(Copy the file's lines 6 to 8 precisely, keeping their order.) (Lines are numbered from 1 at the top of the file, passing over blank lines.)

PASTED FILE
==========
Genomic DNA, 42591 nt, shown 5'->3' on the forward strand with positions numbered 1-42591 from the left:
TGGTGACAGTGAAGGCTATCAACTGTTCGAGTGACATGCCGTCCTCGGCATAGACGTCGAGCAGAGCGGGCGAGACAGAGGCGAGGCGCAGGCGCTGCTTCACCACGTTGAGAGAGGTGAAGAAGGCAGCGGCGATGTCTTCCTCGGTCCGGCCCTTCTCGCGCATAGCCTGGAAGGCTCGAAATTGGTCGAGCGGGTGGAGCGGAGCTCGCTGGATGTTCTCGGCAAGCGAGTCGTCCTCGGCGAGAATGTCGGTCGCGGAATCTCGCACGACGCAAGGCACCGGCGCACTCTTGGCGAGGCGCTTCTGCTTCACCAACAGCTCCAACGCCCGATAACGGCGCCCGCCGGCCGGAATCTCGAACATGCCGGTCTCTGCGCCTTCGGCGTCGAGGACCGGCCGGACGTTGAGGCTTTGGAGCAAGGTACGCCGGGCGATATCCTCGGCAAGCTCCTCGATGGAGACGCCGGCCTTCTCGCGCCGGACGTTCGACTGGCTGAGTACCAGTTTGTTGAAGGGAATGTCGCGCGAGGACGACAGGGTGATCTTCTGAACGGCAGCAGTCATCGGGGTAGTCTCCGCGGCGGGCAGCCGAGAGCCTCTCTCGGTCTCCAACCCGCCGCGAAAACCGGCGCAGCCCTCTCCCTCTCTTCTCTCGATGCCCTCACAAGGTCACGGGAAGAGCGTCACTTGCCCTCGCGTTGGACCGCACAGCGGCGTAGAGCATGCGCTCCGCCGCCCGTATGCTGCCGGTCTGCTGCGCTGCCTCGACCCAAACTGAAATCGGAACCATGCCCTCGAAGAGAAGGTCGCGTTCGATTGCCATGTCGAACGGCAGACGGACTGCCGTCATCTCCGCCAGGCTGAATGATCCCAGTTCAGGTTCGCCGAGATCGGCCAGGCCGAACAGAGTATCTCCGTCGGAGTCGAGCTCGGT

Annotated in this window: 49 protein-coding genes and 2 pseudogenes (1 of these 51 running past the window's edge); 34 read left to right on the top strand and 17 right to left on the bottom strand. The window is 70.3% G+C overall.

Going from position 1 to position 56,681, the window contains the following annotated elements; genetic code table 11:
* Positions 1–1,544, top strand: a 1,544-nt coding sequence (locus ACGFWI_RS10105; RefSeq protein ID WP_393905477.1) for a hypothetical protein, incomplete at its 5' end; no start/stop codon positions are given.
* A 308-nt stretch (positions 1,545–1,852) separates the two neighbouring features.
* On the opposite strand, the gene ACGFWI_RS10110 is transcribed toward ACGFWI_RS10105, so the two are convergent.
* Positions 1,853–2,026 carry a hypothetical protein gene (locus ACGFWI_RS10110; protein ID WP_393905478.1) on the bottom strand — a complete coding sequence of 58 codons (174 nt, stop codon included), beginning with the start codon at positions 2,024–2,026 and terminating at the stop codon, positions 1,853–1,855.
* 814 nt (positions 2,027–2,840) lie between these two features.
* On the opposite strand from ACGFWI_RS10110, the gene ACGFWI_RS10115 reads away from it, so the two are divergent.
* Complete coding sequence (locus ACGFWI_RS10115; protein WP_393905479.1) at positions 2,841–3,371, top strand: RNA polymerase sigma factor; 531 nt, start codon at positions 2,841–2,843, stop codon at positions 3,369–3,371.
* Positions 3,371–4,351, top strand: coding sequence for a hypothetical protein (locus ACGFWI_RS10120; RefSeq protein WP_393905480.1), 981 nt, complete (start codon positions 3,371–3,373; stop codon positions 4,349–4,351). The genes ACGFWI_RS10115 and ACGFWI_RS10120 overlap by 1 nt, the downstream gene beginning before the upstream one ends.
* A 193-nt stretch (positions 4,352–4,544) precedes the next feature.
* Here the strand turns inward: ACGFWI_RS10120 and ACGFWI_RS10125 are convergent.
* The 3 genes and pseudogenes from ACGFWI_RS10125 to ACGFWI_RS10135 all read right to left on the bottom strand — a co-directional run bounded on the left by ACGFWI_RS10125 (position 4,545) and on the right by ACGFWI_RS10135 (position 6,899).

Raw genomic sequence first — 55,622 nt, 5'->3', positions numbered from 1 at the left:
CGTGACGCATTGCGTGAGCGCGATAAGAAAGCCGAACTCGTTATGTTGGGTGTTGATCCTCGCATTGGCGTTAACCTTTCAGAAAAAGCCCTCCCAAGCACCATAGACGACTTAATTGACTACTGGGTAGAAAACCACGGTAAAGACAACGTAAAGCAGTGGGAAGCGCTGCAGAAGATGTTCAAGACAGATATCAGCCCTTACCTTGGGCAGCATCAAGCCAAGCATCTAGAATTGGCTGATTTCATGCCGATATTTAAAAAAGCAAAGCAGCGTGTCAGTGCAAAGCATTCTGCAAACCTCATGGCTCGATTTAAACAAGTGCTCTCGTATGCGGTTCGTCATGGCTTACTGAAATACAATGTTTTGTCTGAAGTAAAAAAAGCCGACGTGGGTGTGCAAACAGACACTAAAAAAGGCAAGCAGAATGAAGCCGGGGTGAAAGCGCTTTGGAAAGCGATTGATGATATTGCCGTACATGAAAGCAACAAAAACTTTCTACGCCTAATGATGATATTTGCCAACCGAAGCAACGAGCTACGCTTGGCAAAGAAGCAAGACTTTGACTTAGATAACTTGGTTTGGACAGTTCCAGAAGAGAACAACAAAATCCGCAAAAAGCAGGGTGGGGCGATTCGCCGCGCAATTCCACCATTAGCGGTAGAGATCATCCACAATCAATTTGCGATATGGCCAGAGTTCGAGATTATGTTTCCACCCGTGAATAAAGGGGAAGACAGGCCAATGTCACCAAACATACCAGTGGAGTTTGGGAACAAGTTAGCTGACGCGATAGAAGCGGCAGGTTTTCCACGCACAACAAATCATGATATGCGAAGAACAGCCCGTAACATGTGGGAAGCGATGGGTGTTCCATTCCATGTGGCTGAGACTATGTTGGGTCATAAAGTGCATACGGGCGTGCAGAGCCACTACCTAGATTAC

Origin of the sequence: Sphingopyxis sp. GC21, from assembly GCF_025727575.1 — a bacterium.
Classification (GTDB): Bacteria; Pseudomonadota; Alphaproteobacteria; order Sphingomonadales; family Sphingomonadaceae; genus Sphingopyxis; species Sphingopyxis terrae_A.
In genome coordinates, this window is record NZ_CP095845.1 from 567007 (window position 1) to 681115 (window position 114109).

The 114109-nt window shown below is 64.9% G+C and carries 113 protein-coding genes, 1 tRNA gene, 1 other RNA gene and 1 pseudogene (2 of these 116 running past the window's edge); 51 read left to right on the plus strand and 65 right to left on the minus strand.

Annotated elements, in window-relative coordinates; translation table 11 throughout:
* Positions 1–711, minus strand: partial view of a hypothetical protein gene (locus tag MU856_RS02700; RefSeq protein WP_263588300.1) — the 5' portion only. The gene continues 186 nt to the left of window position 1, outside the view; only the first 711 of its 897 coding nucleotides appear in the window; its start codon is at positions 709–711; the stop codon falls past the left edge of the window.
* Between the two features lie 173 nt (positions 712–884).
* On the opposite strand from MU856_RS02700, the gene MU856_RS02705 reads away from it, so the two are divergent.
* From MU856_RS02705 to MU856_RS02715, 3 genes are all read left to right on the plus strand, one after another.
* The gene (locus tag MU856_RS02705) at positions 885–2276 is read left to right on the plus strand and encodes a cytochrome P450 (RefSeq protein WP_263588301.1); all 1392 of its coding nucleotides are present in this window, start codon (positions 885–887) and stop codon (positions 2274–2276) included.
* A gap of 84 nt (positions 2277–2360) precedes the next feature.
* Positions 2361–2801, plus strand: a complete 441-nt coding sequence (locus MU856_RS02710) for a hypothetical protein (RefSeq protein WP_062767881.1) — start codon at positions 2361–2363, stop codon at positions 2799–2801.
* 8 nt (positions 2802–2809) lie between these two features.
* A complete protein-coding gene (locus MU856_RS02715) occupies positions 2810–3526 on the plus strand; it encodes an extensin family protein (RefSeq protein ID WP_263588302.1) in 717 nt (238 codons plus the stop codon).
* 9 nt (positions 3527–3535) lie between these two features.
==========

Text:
* A 308-nt stretch (positions 1,545–1,852) separates the two neighbouring features.
* On the opposite strand, the gene ACGFWI_RS10110 is transcribed toward ACGFWI_RS10105, so the two are convergent.
* Positions 1,853–2,026 carry a hypothetical protein gene (locus ACGFWI_RS10110; protein ID WP_393905478.1) on the bottom strand — a complete coding sequence of 58 codons (174 nt, stop codon included), beginning with the start codon at positions 2,024–2,026 and terminating at the stop codon, positions 1,853–1,855.